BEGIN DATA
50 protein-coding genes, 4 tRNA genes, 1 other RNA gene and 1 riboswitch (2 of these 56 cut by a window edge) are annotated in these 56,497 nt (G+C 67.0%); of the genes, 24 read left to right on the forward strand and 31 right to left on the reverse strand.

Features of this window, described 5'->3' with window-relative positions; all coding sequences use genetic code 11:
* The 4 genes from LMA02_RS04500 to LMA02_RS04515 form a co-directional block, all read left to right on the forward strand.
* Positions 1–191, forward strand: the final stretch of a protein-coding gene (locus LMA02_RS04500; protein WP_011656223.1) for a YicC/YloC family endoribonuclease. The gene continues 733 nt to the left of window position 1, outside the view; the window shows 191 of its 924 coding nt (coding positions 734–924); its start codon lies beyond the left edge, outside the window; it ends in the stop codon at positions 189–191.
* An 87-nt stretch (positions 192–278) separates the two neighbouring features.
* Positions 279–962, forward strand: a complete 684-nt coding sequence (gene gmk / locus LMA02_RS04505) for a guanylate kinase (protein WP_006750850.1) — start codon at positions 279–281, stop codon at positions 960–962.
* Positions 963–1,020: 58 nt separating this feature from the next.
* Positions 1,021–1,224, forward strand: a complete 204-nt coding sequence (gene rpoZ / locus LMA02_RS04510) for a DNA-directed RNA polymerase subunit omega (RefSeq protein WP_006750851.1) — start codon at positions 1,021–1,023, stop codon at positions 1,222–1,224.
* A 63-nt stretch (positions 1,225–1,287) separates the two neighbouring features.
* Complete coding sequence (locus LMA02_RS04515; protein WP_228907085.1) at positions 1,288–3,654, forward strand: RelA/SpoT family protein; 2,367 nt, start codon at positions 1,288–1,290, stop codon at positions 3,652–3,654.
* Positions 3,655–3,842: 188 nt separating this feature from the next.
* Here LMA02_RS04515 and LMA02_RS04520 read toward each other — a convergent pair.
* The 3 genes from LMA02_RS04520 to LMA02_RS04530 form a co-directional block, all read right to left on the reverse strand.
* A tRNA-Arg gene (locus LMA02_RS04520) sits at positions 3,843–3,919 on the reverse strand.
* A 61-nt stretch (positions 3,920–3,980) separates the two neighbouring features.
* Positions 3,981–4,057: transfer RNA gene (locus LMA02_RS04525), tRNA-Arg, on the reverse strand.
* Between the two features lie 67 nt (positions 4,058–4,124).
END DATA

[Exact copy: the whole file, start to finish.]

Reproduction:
50 protein-coding genes, 4 tRNA genes, 1 other RNA gene and 1 riboswitch (2 of these 56 cut by a window edge) are annotated in these 56,497 nt (G+C 67.0%); of the genes, 24 read left to right on the forward strand and 31 right to left on the reverse strand.

Features of this window, described 5'->3' with window-relative positions; all coding sequences use genetic code 11:
* The 4 genes from LMA02_RS04500 to LMA02_RS04515 form a co-directional block, all read left to right on the forward strand.
* Positions 1–191, forward strand: the final stretch of a protein-coding gene (locus LMA02_RS04500; protein WP_011656223.1) for a YicC/YloC family endoribonuclease. The gene continues 733 nt to the left of window position 1, outside the view; the window shows 191 of its 924 coding nt (coding positions 734–924); its start codon lies beyond the left edge, outside the window; it ends in the stop codon at positions 189–191.
* An 87-nt stretch (positions 192–278) separates the two neighbouring features.
* Positions 279–962, forward strand: a complete 684-nt coding sequence (gene gmk / locus LMA02_RS04505) for a guanylate kinase (protein WP_006750850.1) — start codon at positions 279–281, stop codon at positions 960–962.
* Positions 963–1,020: 58 nt separating this feature from the next.
* Positions 1,021–1,224, forward strand: a complete 204-nt coding sequence (gene rpoZ / locus LMA02_RS04510) for a DNA-directed RNA polymerase subunit omega (RefSeq protein WP_006750851.1) — start codon at positions 1,021–1,023, stop codon at positions 1,222–1,224.
* A 63-nt stretch (positions 1,225–1,287) separates the two neighbouring features.
* Complete coding sequence (locus LMA02_RS04515; protein WP_228907085.1) at positions 1,288–3,654, forward strand: RelA/SpoT family protein; 2,367 nt, start codon at positions 1,288–1,290, stop codon at positions 3,652–3,654.
* Positions 3,655–3,842: 188 nt separating this feature from the next.
* Here LMA02_RS04515 and LMA02_RS04520 read toward each other — a convergent pair.
* The 3 genes from LMA02_RS04520 to LMA02_RS04530 form a co-directional block, all read right to left on the reverse strand.
* A tRNA-Arg gene (locus LMA02_RS04520) sits at positions 3,843–3,919 on the reverse strand.
* A 61-nt stretch (positions 3,920–3,980) separates the two neighbouring features.
* Positions 3,981–4,057: transfer RNA gene (locus LMA02_RS04525), tRNA-Arg, on the reverse strand.
* Between the two features lie 67 nt (positions 4,058–4,124).